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Determine the risk level of feeder calves

Animal Health: Knowledge of how weaning was handled is useful information

There are many factors to consider when bringing in calves to feed to minimize BRD (bovine respiratory disease). It is still the number one cause of morbidity and often mortality in our feedlots.

Knowing the history of the calves at weaning time, distance transported, vaccination and health history, as well as upcoming weather conditions will help you determine level of risk.

Independently each pen or group of calves needs a risk category ranging from low risk to ultra-high risk in order to determine how they should be handled. The overall goal is to prevent a disease outbreak and high death loss by implementing management changes to get top performance from your calves. If we can determine risk level ahead of time that gives us a head start in battling the respiratory and other pathogens we know the calves may be exposed to. The final step is making the economic calculation of preventative cost in terms of vaccines, labour, or metaphylactic antibiotics versus treatment and potentially higher death loss. As with most things in farming this is a gamble and of course there are always unknowns that can blindside us.

Handling procedures

In bringing in calves, or for that matter feeding your own calves, there have been many factors which increase risk and we need to manage or handle these as best as we can. Try and ask yourself the question ahead of time. What is the risk level of this group of calves to developing respiratory disease and are there any management changes I need to do to mitigate or minimize this risk.

High-risk calves for developing BRD are generally considered those presenting with one or more of these points.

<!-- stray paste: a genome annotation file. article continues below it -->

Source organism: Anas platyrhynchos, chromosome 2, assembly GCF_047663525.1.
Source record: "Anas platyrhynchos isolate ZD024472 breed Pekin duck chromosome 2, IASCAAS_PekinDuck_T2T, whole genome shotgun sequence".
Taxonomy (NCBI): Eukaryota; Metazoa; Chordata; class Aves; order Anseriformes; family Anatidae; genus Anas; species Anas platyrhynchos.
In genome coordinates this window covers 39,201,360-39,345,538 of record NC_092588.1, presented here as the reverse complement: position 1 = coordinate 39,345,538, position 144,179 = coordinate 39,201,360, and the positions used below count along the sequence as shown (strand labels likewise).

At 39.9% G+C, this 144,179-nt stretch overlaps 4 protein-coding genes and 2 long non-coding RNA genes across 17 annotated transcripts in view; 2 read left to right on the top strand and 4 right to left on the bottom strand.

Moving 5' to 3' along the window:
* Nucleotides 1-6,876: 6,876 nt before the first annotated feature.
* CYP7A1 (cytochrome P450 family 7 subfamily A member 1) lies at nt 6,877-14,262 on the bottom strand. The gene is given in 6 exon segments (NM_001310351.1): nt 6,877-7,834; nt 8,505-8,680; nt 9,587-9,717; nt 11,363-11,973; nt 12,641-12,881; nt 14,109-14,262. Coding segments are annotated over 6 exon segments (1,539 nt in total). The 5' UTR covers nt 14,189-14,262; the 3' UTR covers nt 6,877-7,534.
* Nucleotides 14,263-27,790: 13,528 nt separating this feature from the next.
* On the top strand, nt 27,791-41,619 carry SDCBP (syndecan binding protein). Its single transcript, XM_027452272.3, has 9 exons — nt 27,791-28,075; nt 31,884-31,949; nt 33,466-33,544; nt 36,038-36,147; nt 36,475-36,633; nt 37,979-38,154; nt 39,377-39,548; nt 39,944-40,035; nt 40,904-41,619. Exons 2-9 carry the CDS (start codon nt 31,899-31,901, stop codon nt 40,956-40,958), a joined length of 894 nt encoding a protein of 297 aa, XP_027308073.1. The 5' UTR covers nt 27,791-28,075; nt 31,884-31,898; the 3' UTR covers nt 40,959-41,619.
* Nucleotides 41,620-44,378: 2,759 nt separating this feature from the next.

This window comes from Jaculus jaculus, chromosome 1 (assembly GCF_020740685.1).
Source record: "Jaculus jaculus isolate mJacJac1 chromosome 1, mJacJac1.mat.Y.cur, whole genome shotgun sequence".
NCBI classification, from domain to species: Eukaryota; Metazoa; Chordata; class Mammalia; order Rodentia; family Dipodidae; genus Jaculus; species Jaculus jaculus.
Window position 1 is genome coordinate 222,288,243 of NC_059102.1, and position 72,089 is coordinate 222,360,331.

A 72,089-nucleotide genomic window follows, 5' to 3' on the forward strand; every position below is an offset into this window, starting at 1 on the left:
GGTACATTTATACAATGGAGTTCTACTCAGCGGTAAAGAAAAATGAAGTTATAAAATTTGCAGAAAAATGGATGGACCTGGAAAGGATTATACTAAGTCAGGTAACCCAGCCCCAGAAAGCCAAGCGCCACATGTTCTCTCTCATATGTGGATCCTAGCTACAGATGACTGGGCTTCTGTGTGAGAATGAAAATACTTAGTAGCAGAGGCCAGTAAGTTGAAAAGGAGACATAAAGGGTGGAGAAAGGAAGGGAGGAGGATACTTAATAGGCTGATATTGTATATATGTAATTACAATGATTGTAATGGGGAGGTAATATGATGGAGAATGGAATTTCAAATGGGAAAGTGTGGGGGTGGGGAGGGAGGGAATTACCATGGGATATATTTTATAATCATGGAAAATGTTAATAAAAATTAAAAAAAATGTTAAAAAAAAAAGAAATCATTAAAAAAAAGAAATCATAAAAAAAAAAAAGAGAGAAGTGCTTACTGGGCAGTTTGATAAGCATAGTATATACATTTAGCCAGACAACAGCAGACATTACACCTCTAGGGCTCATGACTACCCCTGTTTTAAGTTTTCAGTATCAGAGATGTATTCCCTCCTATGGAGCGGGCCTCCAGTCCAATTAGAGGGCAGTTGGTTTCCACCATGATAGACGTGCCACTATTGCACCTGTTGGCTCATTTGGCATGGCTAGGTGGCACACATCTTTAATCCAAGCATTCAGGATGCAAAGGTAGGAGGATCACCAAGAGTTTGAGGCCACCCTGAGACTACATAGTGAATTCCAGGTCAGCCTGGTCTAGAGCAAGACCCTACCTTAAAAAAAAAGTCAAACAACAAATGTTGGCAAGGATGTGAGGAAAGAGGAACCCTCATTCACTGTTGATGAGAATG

1. They have been commingled because they were sourced from an auction market or mixed at home. Once a group has settled avoid adding in more calves. The quicker a pen is filled with animals sourced from a minimal number of original owners the better.
  2. Extended transport times where calves become stressed and dehydrated. Loading and unloading are more where the stresses come in but if there are huge distances during transport, such as bringing in cattle from one or more provinces away, in my opinion tips these calves to ultra-high risk. The more locally we can derive cattle the better. That ‘s not always possible since where calves are raised and fed can be two totally different areas of the country. Think about using electrolyte solutions such as ”destress” before transporting long distances.
  3. Bad weather or wide temperature swings can create severe stress. Watching the weather channel may help but you need to buy when you can. The farther the distance travelled the more likely these temperature fluctuations are going to happen.
  4. The on-arrival procedures such as castration, dehorning and branding all have their stressors. The cattle industry is always under scrutiny from an animal welfare perspective for these procedures. In most cases castration is done way ahead of weaning. Polled bulls are eliminating horns or the calves are dehorned early. Dehorning in the feedlot these days generally involves tipping the few horns that are left. If financial institutions and feeder associations or grazing reserves did not require branding there would be little of that done anymore. If you need to brand minimize size and number of characters as much as possible. Better analgesics (pain killers) and anti-inflammatory drugs are being commonly administered that will help minimize stress in these painful situations.